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 Temporary Structures

Created 30 Sep 2004, 16:45 by Ai Solutions in the CDM forum.

Owen Brown Construct Temporary frame buildings for typically hospitality events. If this involves interior exhibition fittings by others and makes the project run over 30 days, do we have to comply with CDM?

#61 Ai Solutions posted on 30 September 2004, 16:45

The question above was originally posed via our Ask A Guru feature and this response from 2004 was by either Dave Carr or Michael Stokes.

In attempting to answer your question we have assumed that the frame building is similar to a tent and would not remain erected in a single location for a significant period of time. If this is not the case, the following scenario may not apply.

The guidance to the new ACoP & Guidance 'HSG224, Managing Health and Safety in Construction', which came into force on 1st February 2002, states the following in para 27: - Putting up and taking down marquees and similar tents designed to be re-erected at various locations is not construction work and therefore CDM would not apply to this work.

Positioning and removal of lightweight partitions, such as those used to divide open-plan offices or to create exhibition stands and displays is not construction and CDM would not apply. This would mean that CDM would not be applied to the erection of a temporary structure for hospitality or exhibition purposes, if it was similar in design to a marquee or tent.

If the erection, etc of this temporary structure could be described as construction, then the whole works would have CDM applied to it, including the installation of interior exhibition fittings, if the erection and fitting-out would: - take longer than 30 working days or shifts, or involve 5 or more persons doing construction activities at any time during the erection and fitting-out. Of course, the designers of the temporary structure and exhibition fittings would still have to perform their designs so that the risks to the health and safety of the erectors, fitters, maintenance personnel, cleaners and any other persons affected by this design and work are eliminated or reduced so far as is reasonably practicable. This is required under: - The Health and Safety at Work, Etc Act 1974, Section 6, if the work was decided not to be construction, or The Construction (Design and Management) Regulations 1994 (amended 2000), Regulation 13, if the work was decided as being construction. The general advice to people who are organising work, where it is not clear as to whether CDM applies or not, is to apply CDM, as this would provide the necessary controls and management systems to keep people safe and healthy and comply with health and safety law, not just the CDM Regulations. If CDM does not apply, other health and safety law still does apply, particularly the Management of Health and Safety at Work Regulations 1999.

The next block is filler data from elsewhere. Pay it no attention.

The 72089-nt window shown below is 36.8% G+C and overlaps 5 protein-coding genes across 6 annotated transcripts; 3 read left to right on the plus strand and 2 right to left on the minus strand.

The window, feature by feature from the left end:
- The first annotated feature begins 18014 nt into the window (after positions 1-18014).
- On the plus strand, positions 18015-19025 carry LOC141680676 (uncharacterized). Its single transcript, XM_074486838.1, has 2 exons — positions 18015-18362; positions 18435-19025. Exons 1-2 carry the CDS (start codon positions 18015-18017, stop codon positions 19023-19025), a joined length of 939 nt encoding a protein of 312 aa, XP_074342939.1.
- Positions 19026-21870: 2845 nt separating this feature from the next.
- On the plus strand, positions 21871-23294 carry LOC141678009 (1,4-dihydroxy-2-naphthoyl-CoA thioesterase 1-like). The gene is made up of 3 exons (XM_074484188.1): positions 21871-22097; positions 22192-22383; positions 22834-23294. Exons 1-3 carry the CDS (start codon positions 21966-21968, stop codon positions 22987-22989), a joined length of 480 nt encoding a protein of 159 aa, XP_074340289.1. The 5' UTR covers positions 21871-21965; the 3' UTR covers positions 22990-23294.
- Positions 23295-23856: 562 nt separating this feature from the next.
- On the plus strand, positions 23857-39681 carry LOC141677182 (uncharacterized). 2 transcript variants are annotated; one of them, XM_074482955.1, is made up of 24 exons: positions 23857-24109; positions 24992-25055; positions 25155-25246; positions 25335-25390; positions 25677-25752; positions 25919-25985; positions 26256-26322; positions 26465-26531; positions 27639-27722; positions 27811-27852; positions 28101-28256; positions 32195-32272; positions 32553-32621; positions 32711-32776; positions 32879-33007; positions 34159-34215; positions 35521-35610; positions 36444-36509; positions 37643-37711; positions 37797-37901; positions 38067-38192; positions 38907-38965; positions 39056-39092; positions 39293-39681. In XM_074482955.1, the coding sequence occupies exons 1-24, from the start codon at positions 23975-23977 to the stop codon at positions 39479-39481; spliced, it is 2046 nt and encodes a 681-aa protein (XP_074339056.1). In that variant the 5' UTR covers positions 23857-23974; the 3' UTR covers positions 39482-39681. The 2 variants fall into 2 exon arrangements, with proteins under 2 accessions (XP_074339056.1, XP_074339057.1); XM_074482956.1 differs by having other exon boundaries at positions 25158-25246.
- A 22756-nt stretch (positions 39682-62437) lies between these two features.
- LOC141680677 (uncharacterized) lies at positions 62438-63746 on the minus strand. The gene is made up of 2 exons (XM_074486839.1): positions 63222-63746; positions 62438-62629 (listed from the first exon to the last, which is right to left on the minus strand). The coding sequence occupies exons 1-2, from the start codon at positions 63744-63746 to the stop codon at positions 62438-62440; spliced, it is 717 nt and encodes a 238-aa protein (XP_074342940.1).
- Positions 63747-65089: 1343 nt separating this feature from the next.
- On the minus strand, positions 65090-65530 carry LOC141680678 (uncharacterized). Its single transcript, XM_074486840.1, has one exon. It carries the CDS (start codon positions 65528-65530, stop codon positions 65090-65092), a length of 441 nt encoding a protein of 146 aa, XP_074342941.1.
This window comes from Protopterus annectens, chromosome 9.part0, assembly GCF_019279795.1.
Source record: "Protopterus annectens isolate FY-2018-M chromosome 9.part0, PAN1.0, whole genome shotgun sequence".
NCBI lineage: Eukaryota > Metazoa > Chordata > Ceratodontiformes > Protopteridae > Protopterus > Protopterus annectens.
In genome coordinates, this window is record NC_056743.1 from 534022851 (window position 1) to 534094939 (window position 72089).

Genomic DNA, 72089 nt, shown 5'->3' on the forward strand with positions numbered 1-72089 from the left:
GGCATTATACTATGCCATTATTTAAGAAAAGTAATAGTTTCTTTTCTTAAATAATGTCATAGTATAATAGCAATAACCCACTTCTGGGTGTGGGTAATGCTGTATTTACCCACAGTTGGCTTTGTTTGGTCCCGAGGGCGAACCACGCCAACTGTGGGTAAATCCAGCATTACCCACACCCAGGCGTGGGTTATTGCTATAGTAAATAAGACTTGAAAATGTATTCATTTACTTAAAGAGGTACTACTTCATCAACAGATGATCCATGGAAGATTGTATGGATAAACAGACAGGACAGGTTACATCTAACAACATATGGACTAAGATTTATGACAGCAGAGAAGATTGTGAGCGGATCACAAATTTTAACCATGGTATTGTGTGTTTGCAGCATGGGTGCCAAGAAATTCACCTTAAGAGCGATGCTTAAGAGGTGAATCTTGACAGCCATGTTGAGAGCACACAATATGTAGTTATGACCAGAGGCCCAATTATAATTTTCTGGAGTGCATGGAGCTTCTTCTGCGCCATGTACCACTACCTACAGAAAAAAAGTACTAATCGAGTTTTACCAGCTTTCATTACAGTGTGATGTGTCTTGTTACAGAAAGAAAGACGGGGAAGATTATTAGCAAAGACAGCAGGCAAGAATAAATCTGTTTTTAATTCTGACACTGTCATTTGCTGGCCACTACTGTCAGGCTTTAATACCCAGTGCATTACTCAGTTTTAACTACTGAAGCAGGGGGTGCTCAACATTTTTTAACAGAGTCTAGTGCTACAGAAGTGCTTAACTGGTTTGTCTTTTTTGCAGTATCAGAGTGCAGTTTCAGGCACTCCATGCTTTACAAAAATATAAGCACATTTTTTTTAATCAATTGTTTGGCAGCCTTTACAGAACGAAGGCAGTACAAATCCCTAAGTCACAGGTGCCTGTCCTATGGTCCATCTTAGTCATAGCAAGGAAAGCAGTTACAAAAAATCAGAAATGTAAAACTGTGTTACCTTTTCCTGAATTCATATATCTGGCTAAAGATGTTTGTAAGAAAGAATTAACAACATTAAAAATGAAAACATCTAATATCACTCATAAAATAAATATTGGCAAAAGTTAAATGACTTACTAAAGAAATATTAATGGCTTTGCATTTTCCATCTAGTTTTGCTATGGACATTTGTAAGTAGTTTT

#1162 Hana harith posted on 28 September 2015, 09:51

Tent is 40' x 80' conditioned space with adequate exits, emergency lights and signage.

Village issues permit in accordance with 2009 IBC/IFC allowing 180 day use.

Hotel wants to use tent for 180 days every year (summer season). Now claims annual removal/set-up is "cost prohibitive" and would like to leave tent up year round. The following is their proposal;

  • All interior decorations, tables, chairs will be removed.
  • HVAC will be turned off*
  • Space will not be occupied/used/open to public at any time outside of permitted timeframe

* Heat may be run after snow accumulation to clear roof.

Asking for opinions on whether this proposal meets the intent of a temporary structure in accordance with IBC, IFC and 2000 NFPA-101

#1163 David Brede posted on 28 September 2015, 10:18

The new CDM 2015 Regs redefine a structure as

“structure” means—
(a) any building, timber, masonry, metal or reinforced concrete structure,
railway line or siding, tramway line, dock, harbour, inland navigation,
tunnel, shaft, bridge, viaduct, waterworks, reservoir, pipe or pipeline,
cable, aqueduct, sewer, sewage works, gasholder, road, airfield, sea
defence works, river works, drainage works, earthworks, lagoon, dam,
wall, caisson, mast, tower, pylon, underground tank, earth retaining
structure or structure designed to preserve or alter any natural feature,
and fixed plant;
(b) any structure similar to anything specified in paragraph (a);
(c) any formwork, falsework, scaffold or other structure designed or used to
provide support or means of access during construction work,

This does not exclude temporary buildings though under the 2007 regs Marquees were specifically excluded.

I am aware that the Industry body that covers this industry has been in conversation with the HSE about this for many years as they were in breach of the legislation as written.

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